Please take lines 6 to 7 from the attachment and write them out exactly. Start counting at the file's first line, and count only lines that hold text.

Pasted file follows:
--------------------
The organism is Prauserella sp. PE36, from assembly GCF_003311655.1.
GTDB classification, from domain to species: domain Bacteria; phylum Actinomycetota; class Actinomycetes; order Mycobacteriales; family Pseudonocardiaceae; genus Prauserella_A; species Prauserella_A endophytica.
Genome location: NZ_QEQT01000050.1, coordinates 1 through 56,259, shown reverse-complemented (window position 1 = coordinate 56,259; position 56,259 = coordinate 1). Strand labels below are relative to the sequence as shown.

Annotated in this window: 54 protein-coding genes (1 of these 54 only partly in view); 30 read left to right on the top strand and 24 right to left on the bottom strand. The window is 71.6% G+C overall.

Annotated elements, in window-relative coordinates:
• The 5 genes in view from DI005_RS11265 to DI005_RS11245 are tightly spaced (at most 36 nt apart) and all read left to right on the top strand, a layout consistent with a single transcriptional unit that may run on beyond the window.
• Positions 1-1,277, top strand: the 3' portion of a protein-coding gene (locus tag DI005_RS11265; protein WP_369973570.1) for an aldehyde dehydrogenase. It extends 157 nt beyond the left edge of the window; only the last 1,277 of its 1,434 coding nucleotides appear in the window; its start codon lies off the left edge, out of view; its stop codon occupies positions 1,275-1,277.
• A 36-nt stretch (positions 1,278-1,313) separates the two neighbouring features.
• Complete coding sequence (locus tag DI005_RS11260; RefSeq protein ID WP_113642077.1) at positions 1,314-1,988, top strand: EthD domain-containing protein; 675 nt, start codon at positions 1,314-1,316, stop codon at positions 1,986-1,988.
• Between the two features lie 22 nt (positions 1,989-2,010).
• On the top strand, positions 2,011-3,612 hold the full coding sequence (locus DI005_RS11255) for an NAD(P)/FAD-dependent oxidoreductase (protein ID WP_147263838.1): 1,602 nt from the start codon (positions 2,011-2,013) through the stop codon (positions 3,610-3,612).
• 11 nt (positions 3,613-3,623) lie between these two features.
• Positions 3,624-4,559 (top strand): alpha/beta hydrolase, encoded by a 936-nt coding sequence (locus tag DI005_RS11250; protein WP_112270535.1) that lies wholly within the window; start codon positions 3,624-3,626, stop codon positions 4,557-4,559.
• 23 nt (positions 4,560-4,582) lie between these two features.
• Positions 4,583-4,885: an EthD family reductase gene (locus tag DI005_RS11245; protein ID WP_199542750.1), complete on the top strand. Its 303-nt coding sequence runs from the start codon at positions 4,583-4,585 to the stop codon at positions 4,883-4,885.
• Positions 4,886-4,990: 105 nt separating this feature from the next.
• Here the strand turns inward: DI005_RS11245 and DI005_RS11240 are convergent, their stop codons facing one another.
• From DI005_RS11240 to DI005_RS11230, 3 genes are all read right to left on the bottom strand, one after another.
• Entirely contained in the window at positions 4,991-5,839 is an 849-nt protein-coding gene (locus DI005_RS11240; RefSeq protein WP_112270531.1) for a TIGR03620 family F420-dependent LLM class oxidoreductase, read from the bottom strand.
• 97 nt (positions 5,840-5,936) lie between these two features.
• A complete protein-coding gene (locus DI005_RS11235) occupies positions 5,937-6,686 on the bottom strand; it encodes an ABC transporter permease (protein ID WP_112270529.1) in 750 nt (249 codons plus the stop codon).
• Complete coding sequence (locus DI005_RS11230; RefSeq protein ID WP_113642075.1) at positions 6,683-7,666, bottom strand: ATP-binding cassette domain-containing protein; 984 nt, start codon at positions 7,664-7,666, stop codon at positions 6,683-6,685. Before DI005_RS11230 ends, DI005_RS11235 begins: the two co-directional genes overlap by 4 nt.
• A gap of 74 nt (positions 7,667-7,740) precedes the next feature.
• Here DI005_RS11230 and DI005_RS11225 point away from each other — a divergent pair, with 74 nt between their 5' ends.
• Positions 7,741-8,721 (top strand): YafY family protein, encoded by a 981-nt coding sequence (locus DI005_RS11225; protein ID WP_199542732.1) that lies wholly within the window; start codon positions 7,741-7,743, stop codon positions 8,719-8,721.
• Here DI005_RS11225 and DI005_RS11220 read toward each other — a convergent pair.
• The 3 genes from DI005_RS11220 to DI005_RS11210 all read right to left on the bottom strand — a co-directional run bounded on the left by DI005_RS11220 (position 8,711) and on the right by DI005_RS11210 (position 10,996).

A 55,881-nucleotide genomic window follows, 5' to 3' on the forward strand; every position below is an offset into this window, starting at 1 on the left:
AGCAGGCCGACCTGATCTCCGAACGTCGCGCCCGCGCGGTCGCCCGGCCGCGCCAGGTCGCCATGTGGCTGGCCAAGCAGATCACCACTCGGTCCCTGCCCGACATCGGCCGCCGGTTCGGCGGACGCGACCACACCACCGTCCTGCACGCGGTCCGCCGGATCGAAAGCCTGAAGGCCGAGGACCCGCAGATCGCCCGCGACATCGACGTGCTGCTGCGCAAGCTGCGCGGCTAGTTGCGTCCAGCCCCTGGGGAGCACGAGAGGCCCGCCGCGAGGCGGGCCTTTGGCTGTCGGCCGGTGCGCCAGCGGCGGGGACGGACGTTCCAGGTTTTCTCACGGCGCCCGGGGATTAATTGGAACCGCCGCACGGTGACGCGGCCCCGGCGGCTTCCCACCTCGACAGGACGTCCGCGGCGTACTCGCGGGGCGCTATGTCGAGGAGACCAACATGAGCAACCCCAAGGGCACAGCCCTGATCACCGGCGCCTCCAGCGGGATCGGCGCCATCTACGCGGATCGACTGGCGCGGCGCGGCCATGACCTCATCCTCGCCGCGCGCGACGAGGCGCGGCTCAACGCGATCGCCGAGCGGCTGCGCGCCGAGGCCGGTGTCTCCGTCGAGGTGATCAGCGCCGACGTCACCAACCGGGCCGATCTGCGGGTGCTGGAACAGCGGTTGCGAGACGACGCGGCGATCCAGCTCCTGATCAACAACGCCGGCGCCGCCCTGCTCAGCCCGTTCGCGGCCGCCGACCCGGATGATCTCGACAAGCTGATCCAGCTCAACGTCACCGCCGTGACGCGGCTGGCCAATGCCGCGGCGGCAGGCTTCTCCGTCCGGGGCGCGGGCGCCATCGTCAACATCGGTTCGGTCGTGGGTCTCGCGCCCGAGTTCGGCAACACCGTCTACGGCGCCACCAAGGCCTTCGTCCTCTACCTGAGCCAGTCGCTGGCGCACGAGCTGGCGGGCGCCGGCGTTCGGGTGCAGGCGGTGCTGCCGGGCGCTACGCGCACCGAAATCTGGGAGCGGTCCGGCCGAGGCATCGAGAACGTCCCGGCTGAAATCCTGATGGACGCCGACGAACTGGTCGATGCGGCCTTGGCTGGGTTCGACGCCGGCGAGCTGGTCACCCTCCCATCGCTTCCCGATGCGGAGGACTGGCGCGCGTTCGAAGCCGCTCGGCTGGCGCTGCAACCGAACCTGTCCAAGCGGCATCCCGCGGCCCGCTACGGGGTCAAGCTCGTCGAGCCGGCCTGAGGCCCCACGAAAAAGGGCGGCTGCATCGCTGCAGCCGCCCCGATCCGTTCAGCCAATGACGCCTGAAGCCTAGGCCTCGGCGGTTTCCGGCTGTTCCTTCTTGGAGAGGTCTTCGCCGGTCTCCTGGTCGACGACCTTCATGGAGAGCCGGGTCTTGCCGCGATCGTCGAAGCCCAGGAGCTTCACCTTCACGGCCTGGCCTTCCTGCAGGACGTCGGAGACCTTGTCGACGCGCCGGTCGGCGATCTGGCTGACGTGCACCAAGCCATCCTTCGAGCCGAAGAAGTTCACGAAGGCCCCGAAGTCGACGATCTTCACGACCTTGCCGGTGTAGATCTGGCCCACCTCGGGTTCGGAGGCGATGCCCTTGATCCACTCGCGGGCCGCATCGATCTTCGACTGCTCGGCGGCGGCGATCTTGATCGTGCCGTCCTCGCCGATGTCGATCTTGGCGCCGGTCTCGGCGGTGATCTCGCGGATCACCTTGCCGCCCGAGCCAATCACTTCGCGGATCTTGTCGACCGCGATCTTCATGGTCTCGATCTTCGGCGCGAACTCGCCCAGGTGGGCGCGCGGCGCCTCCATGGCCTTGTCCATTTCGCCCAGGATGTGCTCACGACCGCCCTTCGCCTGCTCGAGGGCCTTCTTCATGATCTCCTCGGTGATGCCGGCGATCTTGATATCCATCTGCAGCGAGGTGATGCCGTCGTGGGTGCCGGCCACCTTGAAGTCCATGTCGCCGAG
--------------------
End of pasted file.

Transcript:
• The 5 genes in view from DI005_RS11265 to DI005_RS11245 are tightly spaced (at most 36 nt apart) and all read left to right on the top strand, a layout consistent with a single transcriptional unit that may run on beyond the window.
• Positions 1-1,277, top strand: the 3' portion of a protein-coding gene (locus tag DI005_RS11265; protein WP_369973570.1) for an aldehyde dehydrogenase. It extends 157 nt beyond the left edge of the window; only the last 1,277 of its 1,434 coding nucleotides appear in the window; its start codon lies off the left edge, out of view; its stop codon occupies positions 1,275-1,277.